Blue Mountains Council calls out 'brutal dispossession' as local statement from the heart in process

Blue Mountains Mayor Mark Greenhill has called out the "present disadvantage" of the local Indigenous community from "brutal dispossession" due to colonisation, while calling for council to help develop a statement of recognition and commitment to its Indigenous people.

At the June council meeting, Cr Greenhill said since 2018, council has supported plans by the Aboriginal Advisory Council [AAC] to develop a local statement of recognition to express the strong partnership between council and Gundungurra and Dharug traditional owners.

He called it a "concrete step to a fairer future ... a significant moment for the city of the Blue Mountains [providing] locally cultural connected guidance" and pointing out that many Aboriginal people "no longer live on their Ngurra [land]".

"Formal acknowledgement and recognition of the impacts of a brutal colonial past, the ongoing effects of colonisation and how this has dispossessed, displaced, disadvantaged and discriminated against generations of traditional owners and Aboriginal people in what is now the Blue Mountains LGA, has yet to be achieved.

"Locally there has been a strong desire, particularly from the non-Aboriginal community, to respond to the national conversations around the Uluru Statement from the Heart. Though that is of national significance, our view, guided by the AAC, is that within the Blue Mountains this conversation must be led and guided by local traditional owners and the broader Aboriginal community."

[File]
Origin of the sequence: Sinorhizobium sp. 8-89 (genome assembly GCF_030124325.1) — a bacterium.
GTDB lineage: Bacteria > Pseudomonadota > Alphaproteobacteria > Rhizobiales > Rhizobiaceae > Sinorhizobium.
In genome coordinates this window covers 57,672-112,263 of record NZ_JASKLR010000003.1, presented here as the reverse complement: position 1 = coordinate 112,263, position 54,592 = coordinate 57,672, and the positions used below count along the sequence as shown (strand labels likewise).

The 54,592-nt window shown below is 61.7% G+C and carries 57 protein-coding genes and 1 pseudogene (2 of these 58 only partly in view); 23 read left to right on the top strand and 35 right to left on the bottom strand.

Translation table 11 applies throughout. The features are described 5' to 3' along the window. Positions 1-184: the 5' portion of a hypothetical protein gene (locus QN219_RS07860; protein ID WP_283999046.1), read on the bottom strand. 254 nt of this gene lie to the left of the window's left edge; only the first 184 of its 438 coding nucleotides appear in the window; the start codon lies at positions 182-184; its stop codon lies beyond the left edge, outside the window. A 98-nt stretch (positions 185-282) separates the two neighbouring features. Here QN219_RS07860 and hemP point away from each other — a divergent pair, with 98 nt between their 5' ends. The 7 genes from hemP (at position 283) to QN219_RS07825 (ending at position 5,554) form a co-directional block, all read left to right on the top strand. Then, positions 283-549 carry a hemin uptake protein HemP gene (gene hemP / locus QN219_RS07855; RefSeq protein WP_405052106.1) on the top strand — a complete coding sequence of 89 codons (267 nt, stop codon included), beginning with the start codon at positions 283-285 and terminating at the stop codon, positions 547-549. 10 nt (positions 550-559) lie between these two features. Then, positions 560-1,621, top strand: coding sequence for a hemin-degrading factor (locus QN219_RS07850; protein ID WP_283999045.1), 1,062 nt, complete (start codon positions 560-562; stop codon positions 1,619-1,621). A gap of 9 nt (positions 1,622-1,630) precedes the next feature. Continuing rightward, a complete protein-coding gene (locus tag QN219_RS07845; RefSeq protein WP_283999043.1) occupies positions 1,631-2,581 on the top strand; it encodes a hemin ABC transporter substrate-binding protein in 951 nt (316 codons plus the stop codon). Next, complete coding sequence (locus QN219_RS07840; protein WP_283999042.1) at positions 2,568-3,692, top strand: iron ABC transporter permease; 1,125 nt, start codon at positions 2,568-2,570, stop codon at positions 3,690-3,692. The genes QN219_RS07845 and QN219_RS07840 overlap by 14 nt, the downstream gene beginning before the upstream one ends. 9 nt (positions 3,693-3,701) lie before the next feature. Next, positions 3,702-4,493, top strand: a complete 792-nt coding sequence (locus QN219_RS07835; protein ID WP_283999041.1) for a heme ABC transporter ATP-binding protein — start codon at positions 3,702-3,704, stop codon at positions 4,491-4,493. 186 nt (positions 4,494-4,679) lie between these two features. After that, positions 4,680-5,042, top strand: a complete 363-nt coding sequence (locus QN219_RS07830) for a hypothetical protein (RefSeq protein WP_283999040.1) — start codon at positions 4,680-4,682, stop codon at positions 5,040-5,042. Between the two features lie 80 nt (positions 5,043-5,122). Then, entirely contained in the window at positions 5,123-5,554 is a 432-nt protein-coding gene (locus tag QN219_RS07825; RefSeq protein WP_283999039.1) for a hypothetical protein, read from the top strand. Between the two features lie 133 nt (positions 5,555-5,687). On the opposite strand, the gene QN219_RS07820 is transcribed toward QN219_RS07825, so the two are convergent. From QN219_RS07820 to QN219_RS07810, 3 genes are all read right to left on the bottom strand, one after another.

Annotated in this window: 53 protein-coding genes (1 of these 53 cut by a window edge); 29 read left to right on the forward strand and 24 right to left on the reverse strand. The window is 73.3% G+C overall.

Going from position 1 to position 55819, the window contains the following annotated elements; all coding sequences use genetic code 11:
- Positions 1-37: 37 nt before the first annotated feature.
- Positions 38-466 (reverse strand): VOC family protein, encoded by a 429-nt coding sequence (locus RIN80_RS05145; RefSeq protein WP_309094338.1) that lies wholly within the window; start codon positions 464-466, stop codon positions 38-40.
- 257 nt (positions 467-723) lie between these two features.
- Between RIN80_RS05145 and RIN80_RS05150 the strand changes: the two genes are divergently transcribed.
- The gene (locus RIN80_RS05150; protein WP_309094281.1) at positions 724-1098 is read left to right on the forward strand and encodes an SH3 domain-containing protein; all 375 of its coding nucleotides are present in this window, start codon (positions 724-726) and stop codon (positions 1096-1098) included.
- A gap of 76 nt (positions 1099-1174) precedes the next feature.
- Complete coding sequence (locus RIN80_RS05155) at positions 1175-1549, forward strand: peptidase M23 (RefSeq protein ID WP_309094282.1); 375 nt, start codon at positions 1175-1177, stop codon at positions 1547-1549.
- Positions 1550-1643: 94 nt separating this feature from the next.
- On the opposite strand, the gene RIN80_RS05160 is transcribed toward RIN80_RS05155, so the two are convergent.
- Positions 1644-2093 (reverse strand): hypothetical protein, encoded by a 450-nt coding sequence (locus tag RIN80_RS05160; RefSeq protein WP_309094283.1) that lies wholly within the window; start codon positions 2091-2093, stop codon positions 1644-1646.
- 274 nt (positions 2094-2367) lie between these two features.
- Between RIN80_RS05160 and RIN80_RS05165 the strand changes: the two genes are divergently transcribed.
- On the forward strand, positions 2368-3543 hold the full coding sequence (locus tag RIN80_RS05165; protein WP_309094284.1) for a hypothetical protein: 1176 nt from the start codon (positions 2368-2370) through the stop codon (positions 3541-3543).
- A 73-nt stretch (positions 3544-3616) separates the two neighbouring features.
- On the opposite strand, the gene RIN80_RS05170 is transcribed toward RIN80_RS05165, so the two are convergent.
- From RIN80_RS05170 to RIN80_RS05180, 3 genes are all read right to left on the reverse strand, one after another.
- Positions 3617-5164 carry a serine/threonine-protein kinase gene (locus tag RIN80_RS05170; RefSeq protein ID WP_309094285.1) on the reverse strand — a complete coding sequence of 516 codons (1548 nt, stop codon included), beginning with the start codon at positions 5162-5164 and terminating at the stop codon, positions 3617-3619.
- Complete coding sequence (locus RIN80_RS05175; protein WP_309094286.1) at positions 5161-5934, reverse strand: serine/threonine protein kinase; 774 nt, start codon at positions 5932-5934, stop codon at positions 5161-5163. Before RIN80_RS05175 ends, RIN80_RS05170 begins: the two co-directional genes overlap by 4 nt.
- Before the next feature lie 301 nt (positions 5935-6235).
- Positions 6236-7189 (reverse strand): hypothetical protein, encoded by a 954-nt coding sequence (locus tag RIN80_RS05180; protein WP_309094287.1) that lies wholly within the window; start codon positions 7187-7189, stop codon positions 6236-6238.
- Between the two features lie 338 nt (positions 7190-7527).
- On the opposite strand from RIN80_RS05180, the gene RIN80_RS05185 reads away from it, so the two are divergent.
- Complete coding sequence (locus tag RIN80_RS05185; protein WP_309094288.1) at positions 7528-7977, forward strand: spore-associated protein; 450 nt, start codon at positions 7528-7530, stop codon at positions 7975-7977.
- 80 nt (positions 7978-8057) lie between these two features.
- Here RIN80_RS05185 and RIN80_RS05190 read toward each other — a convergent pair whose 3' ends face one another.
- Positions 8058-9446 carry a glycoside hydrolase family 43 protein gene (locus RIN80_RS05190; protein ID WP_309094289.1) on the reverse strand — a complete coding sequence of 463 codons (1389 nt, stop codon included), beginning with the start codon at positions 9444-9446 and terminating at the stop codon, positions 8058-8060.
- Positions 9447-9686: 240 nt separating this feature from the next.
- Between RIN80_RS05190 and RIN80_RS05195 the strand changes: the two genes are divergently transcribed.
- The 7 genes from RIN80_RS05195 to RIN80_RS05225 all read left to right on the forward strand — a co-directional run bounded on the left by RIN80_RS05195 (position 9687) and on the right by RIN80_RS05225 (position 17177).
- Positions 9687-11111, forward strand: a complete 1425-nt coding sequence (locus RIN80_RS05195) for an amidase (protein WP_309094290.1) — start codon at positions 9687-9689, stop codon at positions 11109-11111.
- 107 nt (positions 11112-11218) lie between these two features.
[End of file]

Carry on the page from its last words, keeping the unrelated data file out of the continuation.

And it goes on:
"This is the thing I am most proud of in my time as mayor," he told the Gazette.

Dharug cultural educator and AAC member Chris Tobin said the statement was "beautiful and encouraging". Mr Tobin said locally Indigenous groups remained "at the back of the queue" for housing.

"We are standing in a very significant place [The Gully] where the last of our local Aboriginal lived together before dispossession from their traditional land only 60 odd years ago," he said.

"It is hard to fathom why in 2020 - when the historical records are open to all - Aboriginal people of this country are still required to apply to banks and landlords just to be able to live here. So to have local council stand solidly with us and formally declare their commitment to help address this grave injustice is a beautiful and encouraging and very important for the wellbeing of the entire community here."

AAC chair, Gundungurra's Aunty Merle Williams said the national statement from the heart "didn't have enough guts" and she was concerned, particularly with local health outcomes for Indigenous people. She welcomed a local "positive" statement.

Bushfires and COVID have delayed the local statement of the heart process, but council voted unanimously to work with the AAC to see the milestone comes into place in time for Reconciliation Week in May, 2021. The council was told there was no financial implications to council adopting the mayoral minute.

"Whilst this won't affect the community over time, it could see council invest more time, focus and energy into our relationship," the mayor said.

Meanwhile, millions of dollars of work is proposed at The Gully sacred space in Katoomba as part of a draft plan of management which is set to go on display in August for 60 days. The Gully is a dedicated Aboriginal Place under NSW law in recognition of the continuous occupation of the area by Aboriginal people until forced eviction of all residents of The Gully in 1957 for a racetrack. It will guide management of the site for the next 10-15 years. The work is not yet funded.